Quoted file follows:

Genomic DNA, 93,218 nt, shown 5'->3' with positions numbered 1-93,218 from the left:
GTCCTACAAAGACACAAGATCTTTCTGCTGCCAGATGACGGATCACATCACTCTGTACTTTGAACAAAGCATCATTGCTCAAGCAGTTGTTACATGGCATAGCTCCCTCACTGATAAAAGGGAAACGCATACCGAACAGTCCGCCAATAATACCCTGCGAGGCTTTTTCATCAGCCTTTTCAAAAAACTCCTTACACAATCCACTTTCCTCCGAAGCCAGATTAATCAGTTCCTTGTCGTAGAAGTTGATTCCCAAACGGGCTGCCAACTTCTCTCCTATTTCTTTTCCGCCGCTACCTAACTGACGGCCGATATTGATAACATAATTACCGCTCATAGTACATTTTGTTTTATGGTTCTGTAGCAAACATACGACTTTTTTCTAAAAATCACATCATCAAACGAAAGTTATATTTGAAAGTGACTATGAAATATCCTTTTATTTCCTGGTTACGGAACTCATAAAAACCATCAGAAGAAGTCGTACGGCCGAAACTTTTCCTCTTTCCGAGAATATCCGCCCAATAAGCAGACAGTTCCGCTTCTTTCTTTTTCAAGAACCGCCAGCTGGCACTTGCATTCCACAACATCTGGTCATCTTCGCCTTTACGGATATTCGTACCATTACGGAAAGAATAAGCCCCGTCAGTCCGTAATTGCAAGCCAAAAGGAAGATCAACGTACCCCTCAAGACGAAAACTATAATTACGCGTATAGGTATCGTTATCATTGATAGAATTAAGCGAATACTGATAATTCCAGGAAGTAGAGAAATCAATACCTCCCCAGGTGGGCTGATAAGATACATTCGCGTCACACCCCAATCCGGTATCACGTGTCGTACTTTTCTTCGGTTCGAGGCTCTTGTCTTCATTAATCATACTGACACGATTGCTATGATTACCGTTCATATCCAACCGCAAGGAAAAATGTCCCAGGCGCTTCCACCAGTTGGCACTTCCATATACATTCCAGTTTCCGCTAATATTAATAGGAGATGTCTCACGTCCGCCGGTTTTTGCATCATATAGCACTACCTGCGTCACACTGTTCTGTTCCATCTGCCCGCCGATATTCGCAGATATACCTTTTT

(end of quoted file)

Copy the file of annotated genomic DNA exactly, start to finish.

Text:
Genomic DNA, 93,218 nt, shown 5'->3' with positions numbered 1-93,218 from the left:
GTCCTACAAAGACACAAGATCTTTCTGCTGCCAGATGACGGATCACATCACTCTGTACTTTGAACAAAGCATCATTGCTCAAGCAGTTGTTACATGGCATAGCTCCCTCACTGATAAAAGGGAAACGCATACCGAACAGTCCGCCAATAATACCCTGCGAGGCTTTTTCATCAGCCTTTTCAAAAAACTCCTTACACAATCCACTTTCCTCCGAAGCCAGATTAATCAGTTCCTTGTCGTAGAAGTTGATTCCCAAACGGGCTGCCAACTTCTCTCCTATTTCTTTTCCGCCGCTACCTAACTGACGGCCGATATTGATAACATAATTACCGCTCATAGTACATTTTGTTTTATGGTTCTGTAGCAAACATACGACTTTTTTCTAAAAATCACATCATCAAACGAAAGTTATATTTGAAAGTGACTATGAAATATCCTTTTATTTCCTGGTTACGGAACTCATAAAAACCATCAGAAGAAGTCGTACGGCCGAAACTTTTCCTCTTTCCGAGAATATCCGCCCAATAAGCAGACAGTTCCGCTTCTTTCTTTTTCAAGAACCGCCAGCTGGCACTTGCATTCCACAACATCTGGTCATCTTCGCCTTTACGGATATTCGTACCATTACGGAAAGAATAAGCCCCGTCAGTCCGTAATTGCAAGCCAAAAGGAAGATCAACGTACCCCTCAAGACGAAAACTATAATTACGCGTATAGGTATCGTTATCATTGATAGAATTAAGCGAATACTGATAATTCCAGGAAGTAGAGAAATCAATACCTCCCCAGGTGGGCTGATAAGATACATTCGCGTCACACCCCAATCCGGTATCACGTGTCGTACTTTTCTTCGGTTCGAGGCTCTTGTCTTCATTAATCATACTGACACGATTGCTATGATTACCGTTCATATCCAACCGCAAGGAAAAATGTCCCAGGCGCTTCCACCAGTTGGCACTTCCATATACATTCCAGTTTCCGCTAATATTAATAGGAGATGTCTCACGTCCGCCGGTTTTTGCATCATATAGCACTACCTGCGTCACACTGTTCTGTTCCATCTGCCCGCCGATATTCGCAGATATACCTTTTT